As striking as Microsoft's Surface has been at its presentation, it did not take much time for analysts to doubt Microsoft's motivation and opportunity.
Especially the initial presentation, which not only revealed an unfinished product with Windows-typical screen freezes, analysts believe that the information that is available right now is rather confusing.
Analyst group Yankee noted that Microsoft did not address key consumers concerns such as price, battery life and connectivity options. The firm compared Apple's iPad the "Tesla sports car of the computing world, a product that delivers speed in style but only on smooth roads". In contrast, Microsoft's Surface was compared to "well designed, but traditional sports utility vehicle that can haul boats and climb a hill of rocks." The firm said that it doubts that "consumers will trade sports cars for trucks."
Another firm, Ovum, chimed in and noted that it was unclear what Microsoft was trying to achieve with the tablet how a "mishmash" of Windows for desktops and for tablets could make sense. At the very least, consumers could be left confused. The firm repeated the common suspicion that Surface was born out of frustration that hardware makers simply couldn't come up with a device that showcases Microsoft's Metro UI in Windows 8. However, the company also notes that Microsoft may not be happy with OS licensing fees alone and may now be looking in hardware revenues as well, which is, however, rather unlikely, given the razor thin margins today. Even Microsoft may not want to burden itself with a less profitable and painful additional business.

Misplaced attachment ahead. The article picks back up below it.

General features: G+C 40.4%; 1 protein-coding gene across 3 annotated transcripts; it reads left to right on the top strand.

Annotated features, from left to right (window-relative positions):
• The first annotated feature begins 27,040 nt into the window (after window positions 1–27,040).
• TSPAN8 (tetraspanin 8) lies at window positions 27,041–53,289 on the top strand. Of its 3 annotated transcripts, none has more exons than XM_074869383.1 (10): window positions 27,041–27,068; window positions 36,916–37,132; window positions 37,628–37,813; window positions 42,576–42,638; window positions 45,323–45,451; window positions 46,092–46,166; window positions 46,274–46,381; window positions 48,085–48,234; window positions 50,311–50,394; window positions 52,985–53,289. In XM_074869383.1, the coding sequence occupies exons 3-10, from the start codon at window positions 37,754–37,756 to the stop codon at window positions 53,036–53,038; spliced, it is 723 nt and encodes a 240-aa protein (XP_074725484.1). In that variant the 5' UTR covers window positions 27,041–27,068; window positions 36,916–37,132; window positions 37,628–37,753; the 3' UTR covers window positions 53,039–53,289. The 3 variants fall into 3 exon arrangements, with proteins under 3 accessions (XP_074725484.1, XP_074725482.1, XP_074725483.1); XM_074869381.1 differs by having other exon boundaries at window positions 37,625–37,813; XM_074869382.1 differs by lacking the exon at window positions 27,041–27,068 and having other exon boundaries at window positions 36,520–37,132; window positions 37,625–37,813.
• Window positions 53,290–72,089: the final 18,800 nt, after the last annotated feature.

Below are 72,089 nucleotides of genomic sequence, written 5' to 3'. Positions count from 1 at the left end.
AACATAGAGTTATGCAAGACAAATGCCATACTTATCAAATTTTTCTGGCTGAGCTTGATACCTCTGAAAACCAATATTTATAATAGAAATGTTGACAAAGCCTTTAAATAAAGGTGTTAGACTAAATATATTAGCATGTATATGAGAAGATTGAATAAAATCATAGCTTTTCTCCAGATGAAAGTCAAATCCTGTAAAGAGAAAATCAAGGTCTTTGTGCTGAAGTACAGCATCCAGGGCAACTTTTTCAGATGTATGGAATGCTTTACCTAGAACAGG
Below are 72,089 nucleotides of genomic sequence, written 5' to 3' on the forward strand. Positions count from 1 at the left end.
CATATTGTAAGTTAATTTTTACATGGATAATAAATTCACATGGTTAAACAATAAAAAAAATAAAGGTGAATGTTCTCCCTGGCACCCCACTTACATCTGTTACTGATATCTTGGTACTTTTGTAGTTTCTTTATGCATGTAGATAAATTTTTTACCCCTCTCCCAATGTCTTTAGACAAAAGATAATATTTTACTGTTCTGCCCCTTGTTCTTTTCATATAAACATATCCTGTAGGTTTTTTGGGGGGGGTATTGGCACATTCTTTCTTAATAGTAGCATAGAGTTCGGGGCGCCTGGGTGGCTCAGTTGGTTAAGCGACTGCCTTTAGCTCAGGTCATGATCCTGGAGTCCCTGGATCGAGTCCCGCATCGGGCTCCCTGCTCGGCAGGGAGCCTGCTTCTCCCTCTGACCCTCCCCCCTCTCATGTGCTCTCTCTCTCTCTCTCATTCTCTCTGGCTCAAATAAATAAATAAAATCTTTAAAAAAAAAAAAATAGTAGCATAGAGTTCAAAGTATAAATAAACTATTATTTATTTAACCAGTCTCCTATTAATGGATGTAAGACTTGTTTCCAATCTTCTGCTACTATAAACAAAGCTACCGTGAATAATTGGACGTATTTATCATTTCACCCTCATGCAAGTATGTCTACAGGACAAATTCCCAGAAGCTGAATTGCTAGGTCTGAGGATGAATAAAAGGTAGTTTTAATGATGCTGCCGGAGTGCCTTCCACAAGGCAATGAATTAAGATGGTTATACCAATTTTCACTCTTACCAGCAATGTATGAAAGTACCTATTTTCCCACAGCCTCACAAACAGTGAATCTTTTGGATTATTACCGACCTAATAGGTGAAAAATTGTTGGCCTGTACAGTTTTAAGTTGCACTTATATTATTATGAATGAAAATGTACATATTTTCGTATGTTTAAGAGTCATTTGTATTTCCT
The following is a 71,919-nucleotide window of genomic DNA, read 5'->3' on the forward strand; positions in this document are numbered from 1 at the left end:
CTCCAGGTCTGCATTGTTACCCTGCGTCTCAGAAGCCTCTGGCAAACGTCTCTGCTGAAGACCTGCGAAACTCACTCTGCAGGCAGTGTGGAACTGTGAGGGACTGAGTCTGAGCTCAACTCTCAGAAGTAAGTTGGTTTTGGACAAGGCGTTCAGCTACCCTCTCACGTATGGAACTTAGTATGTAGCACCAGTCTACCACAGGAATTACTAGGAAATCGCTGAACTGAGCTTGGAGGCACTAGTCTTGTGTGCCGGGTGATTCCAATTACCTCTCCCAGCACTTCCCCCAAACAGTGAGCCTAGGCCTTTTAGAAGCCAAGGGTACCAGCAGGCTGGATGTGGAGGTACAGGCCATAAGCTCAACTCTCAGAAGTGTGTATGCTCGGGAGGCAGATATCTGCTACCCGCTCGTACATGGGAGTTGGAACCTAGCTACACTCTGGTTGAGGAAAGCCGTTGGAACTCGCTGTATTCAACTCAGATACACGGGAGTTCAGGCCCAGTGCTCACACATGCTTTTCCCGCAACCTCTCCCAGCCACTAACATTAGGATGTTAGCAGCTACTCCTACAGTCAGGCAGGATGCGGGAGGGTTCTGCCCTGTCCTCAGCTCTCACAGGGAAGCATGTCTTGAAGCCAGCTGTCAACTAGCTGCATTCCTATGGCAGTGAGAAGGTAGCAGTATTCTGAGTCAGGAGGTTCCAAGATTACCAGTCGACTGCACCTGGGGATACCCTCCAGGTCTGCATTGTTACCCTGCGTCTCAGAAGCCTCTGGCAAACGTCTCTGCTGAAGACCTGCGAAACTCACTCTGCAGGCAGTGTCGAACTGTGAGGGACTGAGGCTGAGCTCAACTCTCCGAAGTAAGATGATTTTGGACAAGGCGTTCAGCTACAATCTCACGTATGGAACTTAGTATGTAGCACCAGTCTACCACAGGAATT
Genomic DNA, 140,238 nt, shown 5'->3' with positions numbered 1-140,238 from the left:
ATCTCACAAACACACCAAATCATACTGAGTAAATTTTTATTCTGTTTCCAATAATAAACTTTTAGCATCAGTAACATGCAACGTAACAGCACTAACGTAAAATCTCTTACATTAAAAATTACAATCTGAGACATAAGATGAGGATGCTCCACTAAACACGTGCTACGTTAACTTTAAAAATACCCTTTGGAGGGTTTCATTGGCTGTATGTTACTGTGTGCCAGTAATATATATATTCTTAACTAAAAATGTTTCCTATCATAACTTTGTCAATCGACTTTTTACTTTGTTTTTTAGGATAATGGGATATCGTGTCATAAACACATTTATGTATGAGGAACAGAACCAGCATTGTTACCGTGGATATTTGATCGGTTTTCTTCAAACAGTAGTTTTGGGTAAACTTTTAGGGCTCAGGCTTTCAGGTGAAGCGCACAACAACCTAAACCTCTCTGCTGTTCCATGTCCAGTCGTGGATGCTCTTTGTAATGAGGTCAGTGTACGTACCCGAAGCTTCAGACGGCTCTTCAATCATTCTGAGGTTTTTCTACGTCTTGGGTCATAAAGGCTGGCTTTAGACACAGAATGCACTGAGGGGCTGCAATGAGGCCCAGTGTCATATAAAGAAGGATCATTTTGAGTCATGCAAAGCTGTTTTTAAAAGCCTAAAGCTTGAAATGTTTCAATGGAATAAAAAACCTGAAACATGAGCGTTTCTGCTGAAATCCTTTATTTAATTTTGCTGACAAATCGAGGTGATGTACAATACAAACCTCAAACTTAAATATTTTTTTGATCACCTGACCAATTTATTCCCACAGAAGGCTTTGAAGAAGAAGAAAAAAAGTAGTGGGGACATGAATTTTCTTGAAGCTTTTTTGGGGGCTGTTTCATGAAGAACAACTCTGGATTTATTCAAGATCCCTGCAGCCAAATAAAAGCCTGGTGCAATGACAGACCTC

Ovum also highlights a problem that Microsoft could alienate it partners: "Rarely is it a good idea for an OS owner to start competing with its OEM partners, but Microsoft is clearly taking a page out of the Apple playbook by bringing Surface to market." The company also hit Yankee's concern of pricing information: “The lack of pricing information makes it impossible to judge, for certain, what the market impact will be, but it’s expected be positive given Windows' huge installed base and Microsoft's second-to-none partner ecosystem. However, to ensure true success, Microsoft must now get Surface into the hands of trend setters, influencers, and IT managers - easier said than done when they're all carrying around iPads."